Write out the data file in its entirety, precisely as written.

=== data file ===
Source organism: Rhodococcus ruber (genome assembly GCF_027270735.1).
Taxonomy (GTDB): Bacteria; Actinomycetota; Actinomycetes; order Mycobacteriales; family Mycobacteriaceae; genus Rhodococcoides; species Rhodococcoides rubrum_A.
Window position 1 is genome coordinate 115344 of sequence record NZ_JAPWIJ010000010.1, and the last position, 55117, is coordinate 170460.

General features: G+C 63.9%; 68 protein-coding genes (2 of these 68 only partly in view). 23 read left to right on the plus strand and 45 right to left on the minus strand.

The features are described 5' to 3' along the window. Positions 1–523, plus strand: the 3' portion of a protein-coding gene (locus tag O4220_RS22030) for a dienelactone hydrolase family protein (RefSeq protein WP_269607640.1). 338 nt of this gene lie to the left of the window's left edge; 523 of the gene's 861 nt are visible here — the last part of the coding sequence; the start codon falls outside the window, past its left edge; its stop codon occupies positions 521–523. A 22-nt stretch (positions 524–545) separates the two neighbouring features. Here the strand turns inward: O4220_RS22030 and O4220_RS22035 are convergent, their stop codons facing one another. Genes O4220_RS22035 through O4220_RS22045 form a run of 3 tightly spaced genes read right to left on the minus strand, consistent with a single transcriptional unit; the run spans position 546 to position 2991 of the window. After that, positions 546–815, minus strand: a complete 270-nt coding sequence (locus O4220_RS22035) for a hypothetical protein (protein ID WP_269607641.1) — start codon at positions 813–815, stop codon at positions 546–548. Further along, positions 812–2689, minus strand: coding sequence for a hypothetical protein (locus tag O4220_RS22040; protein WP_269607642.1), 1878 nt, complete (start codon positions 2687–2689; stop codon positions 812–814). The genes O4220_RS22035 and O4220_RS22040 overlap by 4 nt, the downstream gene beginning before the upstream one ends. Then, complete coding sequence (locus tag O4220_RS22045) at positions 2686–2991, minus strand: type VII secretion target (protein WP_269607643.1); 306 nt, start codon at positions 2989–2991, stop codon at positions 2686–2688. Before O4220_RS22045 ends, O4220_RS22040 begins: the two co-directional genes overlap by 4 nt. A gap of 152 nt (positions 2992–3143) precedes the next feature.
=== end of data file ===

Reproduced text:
Source organism: Rhodococcus ruber (genome assembly GCF_027270735.1).
Taxonomy (GTDB): Bacteria; Actinomycetota; Actinomycetes; order Mycobacteriales; family Mycobacteriaceae; genus Rhodococcoides; species Rhodococcoides rubrum_A.
Window position 1 is genome coordinate 115344 of sequence record NZ_JAPWIJ010000010.1, and the last position, 55117, is coordinate 170460.

General features: G+C 63.9%; 68 protein-coding genes (2 of these 68 only partly in view). 23 read left to right on the plus strand and 45 right to left on the minus strand.

The features are described 5' to 3' along the window. Positions 1–523, plus strand: the 3' portion of a protein-coding gene (locus tag O4220_RS22030) for a dienelactone hydrolase family protein (RefSeq protein WP_269607640.1). 338 nt of this gene lie to the left of the window's left edge; 523 of the gene's 861 nt are visible here — the last part of the coding sequence; the start codon falls outside the window, past its left edge; its stop codon occupies positions 521–523. A 22-nt stretch (positions 524–545) separates the two neighbouring features. Here the strand turns inward: O4220_RS22030 and O4220_RS22035 are convergent, their stop codons facing one another. Genes O4220_RS22035 through O4220_RS22045 form a run of 3 tightly spaced genes read right to left on the minus strand, consistent with a single transcriptional unit; the run spans position 546 to position 2991 of the window. After that, positions 546–815, minus strand: a complete 270-nt coding sequence (locus O4220_RS22035) for a hypothetical protein (protein ID WP_269607641.1) — start codon at positions 813–815, stop codon at positions 546–548. Further along, positions 812–2689, minus strand: coding sequence for a hypothetical protein (locus tag O4220_RS22040; protein WP_269607642.1), 1878 nt, complete (start codon positions 2687–2689; stop codon positions 812–814). The genes O4220_RS22035 and O4220_RS22040 overlap by 4 nt, the downstream gene beginning before the upstream one ends. Then, complete coding sequence (locus tag O4220_RS22045) at positions 2686–2991, minus strand: type VII secretion target (protein WP_269607643.1); 306 nt, start codon at positions 2989–2991, stop codon at positions 2686–2688. Before O4220_RS22045 ends, O4220_RS22040 begins: the two co-directional genes overlap by 4 nt. A gap of 152 nt (positions 2992–3143) precedes the next feature.